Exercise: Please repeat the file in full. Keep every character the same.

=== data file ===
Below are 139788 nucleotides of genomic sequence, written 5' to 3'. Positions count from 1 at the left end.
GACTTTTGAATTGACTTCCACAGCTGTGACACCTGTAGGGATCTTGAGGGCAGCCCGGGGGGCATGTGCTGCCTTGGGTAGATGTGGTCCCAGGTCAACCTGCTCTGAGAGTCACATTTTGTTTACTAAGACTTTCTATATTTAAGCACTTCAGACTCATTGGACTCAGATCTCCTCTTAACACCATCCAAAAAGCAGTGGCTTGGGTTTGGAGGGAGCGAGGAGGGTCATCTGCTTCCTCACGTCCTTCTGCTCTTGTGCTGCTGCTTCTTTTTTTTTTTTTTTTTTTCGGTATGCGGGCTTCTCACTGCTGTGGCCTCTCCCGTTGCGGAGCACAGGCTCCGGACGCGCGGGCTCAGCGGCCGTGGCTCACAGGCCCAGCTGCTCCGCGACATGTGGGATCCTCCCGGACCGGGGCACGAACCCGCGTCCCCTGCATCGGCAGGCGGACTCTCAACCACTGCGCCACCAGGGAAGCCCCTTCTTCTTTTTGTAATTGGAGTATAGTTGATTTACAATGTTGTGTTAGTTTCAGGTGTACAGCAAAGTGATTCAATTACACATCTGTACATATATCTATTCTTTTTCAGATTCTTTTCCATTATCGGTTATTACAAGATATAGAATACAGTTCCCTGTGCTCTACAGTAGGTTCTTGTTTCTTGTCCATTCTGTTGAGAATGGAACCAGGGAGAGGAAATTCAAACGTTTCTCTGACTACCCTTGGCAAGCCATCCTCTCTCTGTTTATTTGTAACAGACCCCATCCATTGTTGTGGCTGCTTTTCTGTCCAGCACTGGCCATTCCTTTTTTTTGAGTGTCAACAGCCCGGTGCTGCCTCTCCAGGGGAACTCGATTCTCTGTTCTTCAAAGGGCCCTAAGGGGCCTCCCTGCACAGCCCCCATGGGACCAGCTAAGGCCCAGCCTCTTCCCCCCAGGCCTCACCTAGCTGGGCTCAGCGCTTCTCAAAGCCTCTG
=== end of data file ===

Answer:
Below are 139788 nucleotides of genomic sequence, written 5' to 3'. Positions count from 1 at the left end.
GACTTTTGAATTGACTTCCACAGCTGTGACACCTGTAGGGATCTTGAGGGCAGCCCGGGGGGCATGTGCTGCCTTGGGTAGATGTGGTCCCAGGTCAACCTGCTCTGAGAGTCACATTTTGTTTACTAAGACTTTCTATATTTAAGCACTTCAGACTCATTGGACTCAGATCTCCTCTTAACACCATCCAAAAAGCAGTGGCTTGGGTTTGGAGGGAGCGAGGAGGGTCATCTGCTTCCTCACGTCCTTCTGCTCTTGTGCTGCTGCTTCTTTTTTTTTTTTTTTTTTTCGGTATGCGGGCTTCTCACTGCTGTGGCCTCTCCCGTTGCGGAGCACAGGCTCCGGACGCGCGGGCTCAGCGGCCGTGGCTCACAGGCCCAGCTGCTCCGCGACATGTGGGATCCTCCCGGACCGGGGCACGAACCCGCGTCCCCTGCATCGGCAGGCGGACTCTCAACCACTGCGCCACCAGGGAAGCCCCTTCTTCTTTTTGTAATTGGAGTATAGTTGATTTACAATGTTGTGTTAGTTTCAGGTGTACAGCAAAGTGATTCAATTACACATCTGTACATATATCTATTCTTTTTCAGATTCTTTTCCATTATCGGTTATTACAAGATATAGAATACAGTTCCCTGTGCTCTACAGTAGGTTCTTGTTTCTTGTCCATTCTGTTGAGAATGGAACCAGGGAGAGGAAATTCAAACGTTTCTCTGACTACCCTTGGCAAGCCATCCTCTCTCTGTTTATTTGTAACAGACCCCATCCATTGTTGTGGCTGCTTTTCTGTCCAGCACTGGCCATTCCTTTTTTTTGAGTGTCAACAGCCCGGTGCTGCCTCTCCAGGGGAACTCGATTCTCTGTTCTTCAAAGGGCCCTAAGGGGCCTCCCTGCACAGCCCCCATGGGACCAGCTAAGGCCCAGCCTCTTCCCCCCAGGCCTCACCTAGCTGGGCTCAGCGCTTCTCAAAGCCTCTG